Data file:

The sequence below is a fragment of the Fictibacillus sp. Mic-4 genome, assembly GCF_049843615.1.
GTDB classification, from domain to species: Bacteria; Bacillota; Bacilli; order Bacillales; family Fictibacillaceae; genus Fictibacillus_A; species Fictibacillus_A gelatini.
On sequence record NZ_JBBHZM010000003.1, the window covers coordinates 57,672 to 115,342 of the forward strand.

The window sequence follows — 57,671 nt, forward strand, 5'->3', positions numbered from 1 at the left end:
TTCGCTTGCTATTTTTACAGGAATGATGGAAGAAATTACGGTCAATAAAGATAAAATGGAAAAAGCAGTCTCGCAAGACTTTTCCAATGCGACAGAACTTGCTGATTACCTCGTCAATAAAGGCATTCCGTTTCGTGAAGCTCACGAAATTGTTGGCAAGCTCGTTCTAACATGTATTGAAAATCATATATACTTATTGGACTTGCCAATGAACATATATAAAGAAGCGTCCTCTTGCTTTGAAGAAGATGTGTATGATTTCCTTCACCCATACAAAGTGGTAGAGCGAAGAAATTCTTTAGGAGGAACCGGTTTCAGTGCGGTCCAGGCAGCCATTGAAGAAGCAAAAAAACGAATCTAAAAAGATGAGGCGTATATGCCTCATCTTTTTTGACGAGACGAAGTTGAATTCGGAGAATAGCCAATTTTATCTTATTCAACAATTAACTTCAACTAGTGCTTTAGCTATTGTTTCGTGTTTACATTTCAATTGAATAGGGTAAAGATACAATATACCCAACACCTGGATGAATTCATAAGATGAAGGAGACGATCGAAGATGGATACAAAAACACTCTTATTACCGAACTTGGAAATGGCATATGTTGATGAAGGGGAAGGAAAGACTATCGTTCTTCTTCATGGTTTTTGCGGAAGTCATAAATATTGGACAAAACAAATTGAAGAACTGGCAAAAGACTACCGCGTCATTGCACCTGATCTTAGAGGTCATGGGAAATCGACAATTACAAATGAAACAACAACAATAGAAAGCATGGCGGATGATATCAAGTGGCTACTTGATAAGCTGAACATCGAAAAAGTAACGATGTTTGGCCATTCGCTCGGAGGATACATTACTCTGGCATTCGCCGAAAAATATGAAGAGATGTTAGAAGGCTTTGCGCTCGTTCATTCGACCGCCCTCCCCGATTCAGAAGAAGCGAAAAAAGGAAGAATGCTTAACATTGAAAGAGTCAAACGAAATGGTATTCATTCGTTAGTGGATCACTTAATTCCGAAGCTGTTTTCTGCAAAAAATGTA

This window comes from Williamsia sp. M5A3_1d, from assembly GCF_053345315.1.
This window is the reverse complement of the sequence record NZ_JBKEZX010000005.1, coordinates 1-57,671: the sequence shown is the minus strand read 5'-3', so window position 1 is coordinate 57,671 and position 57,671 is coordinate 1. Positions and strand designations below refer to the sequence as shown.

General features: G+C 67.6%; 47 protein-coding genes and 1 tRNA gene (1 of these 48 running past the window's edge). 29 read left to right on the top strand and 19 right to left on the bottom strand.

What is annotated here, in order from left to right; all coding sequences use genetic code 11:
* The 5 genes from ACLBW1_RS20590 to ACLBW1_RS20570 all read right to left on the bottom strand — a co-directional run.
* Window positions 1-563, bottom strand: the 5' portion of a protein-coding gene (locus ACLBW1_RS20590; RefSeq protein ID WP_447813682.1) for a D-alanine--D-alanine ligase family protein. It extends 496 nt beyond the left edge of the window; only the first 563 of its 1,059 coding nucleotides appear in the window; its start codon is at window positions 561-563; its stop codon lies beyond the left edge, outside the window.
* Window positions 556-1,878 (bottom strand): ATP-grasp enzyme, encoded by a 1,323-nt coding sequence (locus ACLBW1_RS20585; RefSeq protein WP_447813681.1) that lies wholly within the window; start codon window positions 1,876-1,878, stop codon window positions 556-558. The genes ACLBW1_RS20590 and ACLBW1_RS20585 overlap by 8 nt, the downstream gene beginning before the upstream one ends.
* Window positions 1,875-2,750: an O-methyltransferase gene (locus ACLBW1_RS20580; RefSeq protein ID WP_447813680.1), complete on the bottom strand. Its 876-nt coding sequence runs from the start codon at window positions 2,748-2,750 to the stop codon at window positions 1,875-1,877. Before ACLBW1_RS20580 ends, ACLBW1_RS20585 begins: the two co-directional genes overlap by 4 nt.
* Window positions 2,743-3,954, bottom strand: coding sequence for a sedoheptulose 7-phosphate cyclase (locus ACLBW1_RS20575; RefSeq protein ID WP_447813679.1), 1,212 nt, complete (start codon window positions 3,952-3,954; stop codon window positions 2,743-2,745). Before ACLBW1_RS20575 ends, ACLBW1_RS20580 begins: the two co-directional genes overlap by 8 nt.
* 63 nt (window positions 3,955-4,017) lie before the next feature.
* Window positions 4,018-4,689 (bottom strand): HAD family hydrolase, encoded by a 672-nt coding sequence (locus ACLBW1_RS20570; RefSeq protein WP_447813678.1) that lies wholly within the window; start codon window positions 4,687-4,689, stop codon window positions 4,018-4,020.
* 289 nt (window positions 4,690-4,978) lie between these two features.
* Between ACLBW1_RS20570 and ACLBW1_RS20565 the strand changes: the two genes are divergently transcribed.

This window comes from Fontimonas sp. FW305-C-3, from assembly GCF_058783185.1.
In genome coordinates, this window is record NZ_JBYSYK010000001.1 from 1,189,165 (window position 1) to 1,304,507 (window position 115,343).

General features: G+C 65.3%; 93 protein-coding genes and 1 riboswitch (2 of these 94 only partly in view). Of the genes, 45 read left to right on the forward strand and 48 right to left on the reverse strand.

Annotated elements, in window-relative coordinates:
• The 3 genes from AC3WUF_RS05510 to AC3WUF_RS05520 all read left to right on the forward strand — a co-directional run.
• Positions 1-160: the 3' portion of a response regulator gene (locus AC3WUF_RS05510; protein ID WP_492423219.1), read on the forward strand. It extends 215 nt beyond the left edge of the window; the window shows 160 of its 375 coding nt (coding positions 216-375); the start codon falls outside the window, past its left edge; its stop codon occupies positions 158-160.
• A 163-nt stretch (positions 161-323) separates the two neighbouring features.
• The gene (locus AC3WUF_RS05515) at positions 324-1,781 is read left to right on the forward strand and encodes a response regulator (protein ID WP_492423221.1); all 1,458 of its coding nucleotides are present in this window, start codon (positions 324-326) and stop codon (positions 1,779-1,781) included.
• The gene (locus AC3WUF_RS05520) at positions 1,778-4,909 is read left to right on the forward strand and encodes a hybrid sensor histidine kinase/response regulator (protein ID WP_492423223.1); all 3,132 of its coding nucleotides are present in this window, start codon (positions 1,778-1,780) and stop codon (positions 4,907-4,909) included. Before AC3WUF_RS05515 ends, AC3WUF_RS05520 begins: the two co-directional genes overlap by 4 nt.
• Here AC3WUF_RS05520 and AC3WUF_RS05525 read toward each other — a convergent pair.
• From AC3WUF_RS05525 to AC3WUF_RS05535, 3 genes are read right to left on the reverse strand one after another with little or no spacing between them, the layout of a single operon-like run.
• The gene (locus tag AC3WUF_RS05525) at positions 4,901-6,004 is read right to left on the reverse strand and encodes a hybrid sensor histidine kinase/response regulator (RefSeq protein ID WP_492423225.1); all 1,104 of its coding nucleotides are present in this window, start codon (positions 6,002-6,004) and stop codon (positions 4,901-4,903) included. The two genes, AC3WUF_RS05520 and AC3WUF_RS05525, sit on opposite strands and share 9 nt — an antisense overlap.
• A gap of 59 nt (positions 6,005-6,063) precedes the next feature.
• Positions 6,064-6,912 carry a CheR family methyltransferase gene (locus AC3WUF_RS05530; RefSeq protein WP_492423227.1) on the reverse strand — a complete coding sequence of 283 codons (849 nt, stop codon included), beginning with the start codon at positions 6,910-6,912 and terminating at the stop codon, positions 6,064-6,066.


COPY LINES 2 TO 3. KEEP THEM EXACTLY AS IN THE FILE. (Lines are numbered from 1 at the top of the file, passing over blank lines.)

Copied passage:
GTDB classification, from domain to species: Bacteria; Bacillota; Bacilli; order Bacillales; family Fictibacillaceae; genus Fictibacillus_A; species Fictibacillus_A gelatini.
On sequence record NZ_JBBHZM010000003.1, the window covers coordinates 57,672 to 115,342 of the forward strand.